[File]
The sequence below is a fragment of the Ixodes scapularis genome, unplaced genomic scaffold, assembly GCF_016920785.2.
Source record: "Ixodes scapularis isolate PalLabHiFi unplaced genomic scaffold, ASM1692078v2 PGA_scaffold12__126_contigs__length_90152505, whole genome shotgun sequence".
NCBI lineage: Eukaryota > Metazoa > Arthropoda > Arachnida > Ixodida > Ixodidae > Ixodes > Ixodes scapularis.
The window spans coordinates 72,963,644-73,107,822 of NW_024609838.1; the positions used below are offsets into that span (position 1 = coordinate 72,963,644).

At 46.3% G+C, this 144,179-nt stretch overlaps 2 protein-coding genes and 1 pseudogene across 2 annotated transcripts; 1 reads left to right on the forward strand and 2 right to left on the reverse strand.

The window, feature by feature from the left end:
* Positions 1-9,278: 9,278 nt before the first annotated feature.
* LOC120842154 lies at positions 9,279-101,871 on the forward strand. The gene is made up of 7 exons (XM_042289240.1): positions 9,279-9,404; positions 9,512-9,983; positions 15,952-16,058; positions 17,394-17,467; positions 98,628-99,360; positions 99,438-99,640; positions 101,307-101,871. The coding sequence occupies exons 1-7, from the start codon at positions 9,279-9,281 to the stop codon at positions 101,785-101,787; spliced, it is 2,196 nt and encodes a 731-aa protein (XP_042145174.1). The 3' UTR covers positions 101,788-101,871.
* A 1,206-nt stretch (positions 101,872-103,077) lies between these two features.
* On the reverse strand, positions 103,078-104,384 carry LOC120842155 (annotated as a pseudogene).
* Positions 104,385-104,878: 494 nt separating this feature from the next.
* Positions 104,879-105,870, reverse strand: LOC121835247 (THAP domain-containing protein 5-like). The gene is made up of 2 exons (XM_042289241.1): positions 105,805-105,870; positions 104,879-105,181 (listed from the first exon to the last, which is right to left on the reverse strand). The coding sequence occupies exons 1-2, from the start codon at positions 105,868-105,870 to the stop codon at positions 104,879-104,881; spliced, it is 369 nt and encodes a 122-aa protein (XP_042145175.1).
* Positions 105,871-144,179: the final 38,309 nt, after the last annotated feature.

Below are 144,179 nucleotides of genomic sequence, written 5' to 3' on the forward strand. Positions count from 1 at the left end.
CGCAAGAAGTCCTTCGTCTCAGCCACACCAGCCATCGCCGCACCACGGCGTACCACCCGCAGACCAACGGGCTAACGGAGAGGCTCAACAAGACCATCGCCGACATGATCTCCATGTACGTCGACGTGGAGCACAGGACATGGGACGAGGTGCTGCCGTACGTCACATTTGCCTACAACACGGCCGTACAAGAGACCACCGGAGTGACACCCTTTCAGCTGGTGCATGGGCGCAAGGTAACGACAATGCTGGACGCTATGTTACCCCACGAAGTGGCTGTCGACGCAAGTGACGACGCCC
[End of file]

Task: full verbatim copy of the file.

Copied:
The sequence below is a fragment of the Ixodes scapularis genome, unplaced genomic scaffold, assembly GCF_016920785.2.
Source record: "Ixodes scapularis isolate PalLabHiFi unplaced genomic scaffold, ASM1692078v2 PGA_scaffold12__126_contigs__length_90152505, whole genome shotgun sequence".
NCBI lineage: Eukaryota > Metazoa > Arthropoda > Arachnida > Ixodida > Ixodidae > Ixodes > Ixodes scapularis.
The window spans coordinates 72,963,644-73,107,822 of NW_024609838.1; the positions used below are offsets into that span (position 1 = coordinate 72,963,644).

At 46.3% G+C, this 144,179-nt stretch overlaps 2 protein-coding genes and 1 pseudogene across 2 annotated transcripts; 1 reads left to right on the forward strand and 2 right to left on the reverse strand.

The window, feature by feature from the left end:
* Positions 1-9,278: 9,278 nt before the first annotated feature.
* LOC120842154 lies at positions 9,279-101,871 on the forward strand. The gene is made up of 7 exons (XM_042289240.1): positions 9,279-9,404; positions 9,512-9,983; positions 15,952-16,058; positions 17,394-17,467; positions 98,628-99,360; positions 99,438-99,640; positions 101,307-101,871. The coding sequence occupies exons 1-7, from the start codon at positions 9,279-9,281 to the stop codon at positions 101,785-101,787; spliced, it is 2,196 nt and encodes a 731-aa protein (XP_042145174.1). The 3' UTR covers positions 101,788-101,871.
* A 1,206-nt stretch (positions 101,872-103,077) lies between these two features.
* On the reverse strand, positions 103,078-104,384 carry LOC120842155 (annotated as a pseudogene).
* Positions 104,385-104,878: 494 nt separating this feature from the next.
* Positions 104,879-105,870, reverse strand: LOC121835247 (THAP domain-containing protein 5-like). The gene is made up of 2 exons (XM_042289241.1): positions 105,805-105,870; positions 104,879-105,181 (listed from the first exon to the last, which is right to left on the reverse strand). The coding sequence occupies exons 1-2, from the start codon at positions 105,868-105,870 to the stop codon at positions 104,879-104,881; spliced, it is 369 nt and encodes a 122-aa protein (XP_042145175.1).
* Positions 105,871-144,179: the final 38,309 nt, after the last annotated feature.

Below are 144,179 nucleotides of genomic sequence, written 5' to 3' on the forward strand. Positions count from 1 at the left end.
CGCAAGAAGTCCTTCGTCTCAGCCACACCAGCCATCGCCGCACCACGGCGTACCACCCGCAGACCAACGGGCTAACGGAGAGGCTCAACAAGACCATCGCCGACATGATCTCCATGTACGTCGACGTGGAGCACAGGACATGGGACGAGGTGCTGCCGTACGTCACATTTGCCTACAACACGGCCGTACAAGAGACCACCGGAGTGACACCCTTTCAGCTGGTGCATGGGCGCAAGGTAACGACAATGCTGGACGCTATGTTACCCCACGAAGTGGCTGTCGACGCAAGTGACGACGCCC